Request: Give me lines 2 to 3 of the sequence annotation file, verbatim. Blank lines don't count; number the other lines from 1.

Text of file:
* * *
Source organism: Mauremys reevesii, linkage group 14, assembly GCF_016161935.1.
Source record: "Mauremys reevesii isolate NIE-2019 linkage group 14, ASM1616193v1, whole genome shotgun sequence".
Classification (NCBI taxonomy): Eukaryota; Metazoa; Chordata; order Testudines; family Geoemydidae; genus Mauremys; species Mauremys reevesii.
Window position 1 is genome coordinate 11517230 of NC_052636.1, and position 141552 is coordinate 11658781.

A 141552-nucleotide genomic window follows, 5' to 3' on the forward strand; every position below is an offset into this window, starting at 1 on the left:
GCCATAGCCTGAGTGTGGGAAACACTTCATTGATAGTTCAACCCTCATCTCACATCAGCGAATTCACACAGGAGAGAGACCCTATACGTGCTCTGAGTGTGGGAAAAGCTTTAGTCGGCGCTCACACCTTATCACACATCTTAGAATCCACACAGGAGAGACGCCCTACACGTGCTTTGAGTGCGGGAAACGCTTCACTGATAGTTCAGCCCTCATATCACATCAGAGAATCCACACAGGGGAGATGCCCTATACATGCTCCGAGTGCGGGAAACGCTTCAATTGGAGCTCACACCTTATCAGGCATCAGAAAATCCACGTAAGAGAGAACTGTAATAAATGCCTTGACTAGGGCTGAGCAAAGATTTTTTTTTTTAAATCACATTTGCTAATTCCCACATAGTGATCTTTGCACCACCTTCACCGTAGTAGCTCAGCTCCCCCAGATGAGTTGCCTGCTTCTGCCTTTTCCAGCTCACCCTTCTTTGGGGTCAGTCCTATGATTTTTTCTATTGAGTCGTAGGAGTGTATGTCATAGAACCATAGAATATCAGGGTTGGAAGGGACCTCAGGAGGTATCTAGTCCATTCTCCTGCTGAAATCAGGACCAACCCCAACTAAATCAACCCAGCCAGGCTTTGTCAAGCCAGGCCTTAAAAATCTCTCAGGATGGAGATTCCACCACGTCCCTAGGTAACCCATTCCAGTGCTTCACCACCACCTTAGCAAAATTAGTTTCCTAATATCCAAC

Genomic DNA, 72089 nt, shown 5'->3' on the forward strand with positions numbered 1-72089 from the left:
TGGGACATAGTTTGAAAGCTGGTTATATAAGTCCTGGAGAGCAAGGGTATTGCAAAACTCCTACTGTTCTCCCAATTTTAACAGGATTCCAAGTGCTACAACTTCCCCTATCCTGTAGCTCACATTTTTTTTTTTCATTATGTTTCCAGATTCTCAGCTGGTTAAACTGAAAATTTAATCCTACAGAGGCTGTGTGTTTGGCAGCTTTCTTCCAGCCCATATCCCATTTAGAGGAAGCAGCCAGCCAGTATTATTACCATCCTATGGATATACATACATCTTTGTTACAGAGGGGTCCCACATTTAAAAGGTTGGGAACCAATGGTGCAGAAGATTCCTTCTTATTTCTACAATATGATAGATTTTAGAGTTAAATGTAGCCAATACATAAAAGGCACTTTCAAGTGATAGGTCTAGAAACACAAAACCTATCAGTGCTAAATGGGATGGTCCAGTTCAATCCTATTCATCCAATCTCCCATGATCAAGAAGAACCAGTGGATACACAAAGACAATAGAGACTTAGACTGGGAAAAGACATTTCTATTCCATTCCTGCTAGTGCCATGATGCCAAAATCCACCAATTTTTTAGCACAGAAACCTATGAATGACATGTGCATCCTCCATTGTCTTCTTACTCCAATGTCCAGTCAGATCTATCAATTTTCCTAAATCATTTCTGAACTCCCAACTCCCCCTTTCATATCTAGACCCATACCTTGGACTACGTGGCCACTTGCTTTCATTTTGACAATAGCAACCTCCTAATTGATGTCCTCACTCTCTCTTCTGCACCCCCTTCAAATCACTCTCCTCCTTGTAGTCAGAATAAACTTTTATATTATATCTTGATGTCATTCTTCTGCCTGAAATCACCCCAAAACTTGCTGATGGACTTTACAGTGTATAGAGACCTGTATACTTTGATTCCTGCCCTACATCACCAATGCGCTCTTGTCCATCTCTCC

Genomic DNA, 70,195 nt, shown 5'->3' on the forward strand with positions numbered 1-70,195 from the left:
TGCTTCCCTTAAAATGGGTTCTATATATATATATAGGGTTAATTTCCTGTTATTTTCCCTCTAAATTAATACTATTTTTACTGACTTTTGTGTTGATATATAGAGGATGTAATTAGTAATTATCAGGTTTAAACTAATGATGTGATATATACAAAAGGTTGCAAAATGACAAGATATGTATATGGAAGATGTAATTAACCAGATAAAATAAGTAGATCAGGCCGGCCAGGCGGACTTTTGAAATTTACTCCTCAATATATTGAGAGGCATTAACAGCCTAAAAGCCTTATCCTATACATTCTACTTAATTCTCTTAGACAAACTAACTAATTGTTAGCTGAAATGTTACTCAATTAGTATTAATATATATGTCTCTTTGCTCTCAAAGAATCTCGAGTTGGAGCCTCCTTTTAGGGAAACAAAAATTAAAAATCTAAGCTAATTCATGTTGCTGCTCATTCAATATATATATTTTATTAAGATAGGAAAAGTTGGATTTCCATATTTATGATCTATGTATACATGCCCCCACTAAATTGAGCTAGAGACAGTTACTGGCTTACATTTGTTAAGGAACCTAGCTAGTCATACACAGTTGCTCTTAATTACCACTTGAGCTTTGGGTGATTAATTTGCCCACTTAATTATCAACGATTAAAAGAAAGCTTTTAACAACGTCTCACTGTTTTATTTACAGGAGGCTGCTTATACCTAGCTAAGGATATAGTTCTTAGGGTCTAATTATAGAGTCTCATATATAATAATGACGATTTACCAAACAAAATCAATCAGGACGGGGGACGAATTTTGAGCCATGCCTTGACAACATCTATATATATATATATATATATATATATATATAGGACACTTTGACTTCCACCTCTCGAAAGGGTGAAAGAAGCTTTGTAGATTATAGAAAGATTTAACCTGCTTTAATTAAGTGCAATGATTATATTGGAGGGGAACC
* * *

Source record: "Mauremys reevesii isolate NIE-2019 linkage group 14, ASM1616193v1, whole genome shotgun sequence".
Classification (NCBI taxonomy): Eukaryota; Metazoa; Chordata; order Testudines; family Geoemydidae; genus Mauremys; species Mauremys reevesii.